Electroconvulsive therapy can be fatal, but deaths following ECT treatments are extremely rare, and only around 1 in 10,000 people actually end up dying from Electroconvulsive therapy.(15) This is actually lower than the suicide rate in the US, which is believed to be 12 in 100,000 people.


It is important to understand that Electroconvulsive therapy is not a first-line treatment for most psychiatric conditions. And most doctors do not consider prescribing Electroconvulsive therapy until after several months or years of medication and other therapy without achieving any positive results.

Electroconvulsive therapy is a safe and effective treatment for depression and other such psychiatric conditions. It is also a low-risk option for people who experience a variety of mental health or brain-related disorders.


  1. Who.int. 2022. Depression. [online] Available at: <https://www.who.int/news-room/fact-sheets/detail/depression> [Accessed 17 July 2022].
  2. Oremus, C., Oremus, M., McNeely, H., Losier, B., Parlar, M., King, M., Hasey, G., Fervaha, G., Graham, A.C., Gregory, C. and Hanford, L., 2015. Effects of electroconvulsive therapy on cognitive functioning in patients with depression: protocol for a systematic review and meta-analysis. BMJ open, 5(3), p.e006966.
  3. Duke Health. 2022. Treating Severe Depression with Electroconvulsive Therapy. [online] Available at: <https://www.dukehealth.org/blog/treating-severe-depression-electroconvulsive-therapy> [Accessed 17 July 2022].
  4. 2022. [online] Available at: <https://www.ect.org/resources/apatask.html> [Accessed 17 July 2022].
  5. Ecttreatment.org. 2022. Web Page Under Construction. [online] Available at: <http://www.ecttreatment.org/ect-faq.php> [Accessed 17 July 2022].
  6. Zangen, A., Nakash, R., Overstreet, D.H. and Yadid, G., 2001. Association between depressive behavior and absence of serotonin–dopamine interaction in the nucleus accumbens. Psychopharmacology, 155(4), pp.434-439.
  7. Cowen, P.J. and Browning, M., 2015. What has serotonin to do with depression?. World Psychiatry, 14(2), p.158.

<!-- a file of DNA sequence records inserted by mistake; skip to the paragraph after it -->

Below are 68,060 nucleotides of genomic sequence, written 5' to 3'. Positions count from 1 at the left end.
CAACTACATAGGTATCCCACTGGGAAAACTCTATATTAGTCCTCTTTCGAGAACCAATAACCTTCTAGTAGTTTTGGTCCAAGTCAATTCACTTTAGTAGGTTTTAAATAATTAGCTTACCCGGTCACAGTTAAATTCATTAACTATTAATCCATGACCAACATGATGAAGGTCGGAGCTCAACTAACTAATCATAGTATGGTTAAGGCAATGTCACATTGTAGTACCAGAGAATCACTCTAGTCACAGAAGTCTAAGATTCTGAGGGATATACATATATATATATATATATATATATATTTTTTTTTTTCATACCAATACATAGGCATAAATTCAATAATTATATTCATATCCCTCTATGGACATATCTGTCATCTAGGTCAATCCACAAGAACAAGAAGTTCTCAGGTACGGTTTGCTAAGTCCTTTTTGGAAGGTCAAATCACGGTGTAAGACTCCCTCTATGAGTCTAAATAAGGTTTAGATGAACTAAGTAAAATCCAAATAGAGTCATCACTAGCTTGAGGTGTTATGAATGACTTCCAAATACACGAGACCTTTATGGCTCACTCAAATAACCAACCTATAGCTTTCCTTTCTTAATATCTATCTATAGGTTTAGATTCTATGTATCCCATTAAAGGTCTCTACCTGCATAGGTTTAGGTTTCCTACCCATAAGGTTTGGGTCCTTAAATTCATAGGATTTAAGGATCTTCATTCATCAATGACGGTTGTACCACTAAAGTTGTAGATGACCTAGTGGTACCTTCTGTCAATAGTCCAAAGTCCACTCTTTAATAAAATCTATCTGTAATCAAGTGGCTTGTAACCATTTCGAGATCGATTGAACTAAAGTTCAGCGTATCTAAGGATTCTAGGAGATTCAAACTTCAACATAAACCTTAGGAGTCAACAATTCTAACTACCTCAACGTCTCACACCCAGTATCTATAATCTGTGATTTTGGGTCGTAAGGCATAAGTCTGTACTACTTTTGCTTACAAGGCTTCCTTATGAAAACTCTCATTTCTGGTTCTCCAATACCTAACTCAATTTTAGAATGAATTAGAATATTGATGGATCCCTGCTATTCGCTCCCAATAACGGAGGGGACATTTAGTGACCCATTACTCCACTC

8. Dunlop, B.W. and Nemeroff, C.B., 2007. The role of dopamine in the pathophysiology of depression. Archives of general psychiatry, 64(3), pp.327-337.
  9. Ghadirian, A.M., Gianoulakis, C. and Nair, N.V., 1988. The effect of electroconvulsive therapy on endorphins in depression. Biological psychiatry, 23(5), pp.459-464.
  10. Martin, D.M., Gálvez, V. and Loo, C.K., 2015. Predicting retrograde autobiographical memory changes following electroconvulsive therapy: relationships between individual, treatment, and early clinical factors. International Journal of Neuropsychopharmacology, 18(12), p.pyv067.
  11. Prudic, J., 2008. Strategies to minimize cognitive side effects with ECT: aspects of ECT technique. The journal of ECT, 24(1), pp.46-51.
  12. Gomez, J., 1975. Subjective side-effects of ECT. The British Journal of Psychiatry, 127(6), pp.609-611.
  13. Brodaty, H., Berle, D., Hickie, I. and Mason, C., 2001. ‘Side effects’ of ECT are mainly depressive phenomena and are independent of age. Journal of Affective Disorders, 66(2-3), pp.237-245.
  14. Krueger, R.B., Sackeim, H.A. and Gamzu, E.R., 1992. Pharmacological treatment of the cognitive side effects of ECT: a review. Psychopharmacology bulletin.
  15. Kramer, B.A., 1999. Use of ECT in California, revisited: 1984-1994. The journal of ECT, 15(4), pp.245-251.
Team PainAssist
Team PainAssist
Written, Edited or Reviewed By: Team PainAssist, Pain Assist Inc. This article does not provide medical advice. See disclaimer
Last Modified On:April 18, 2023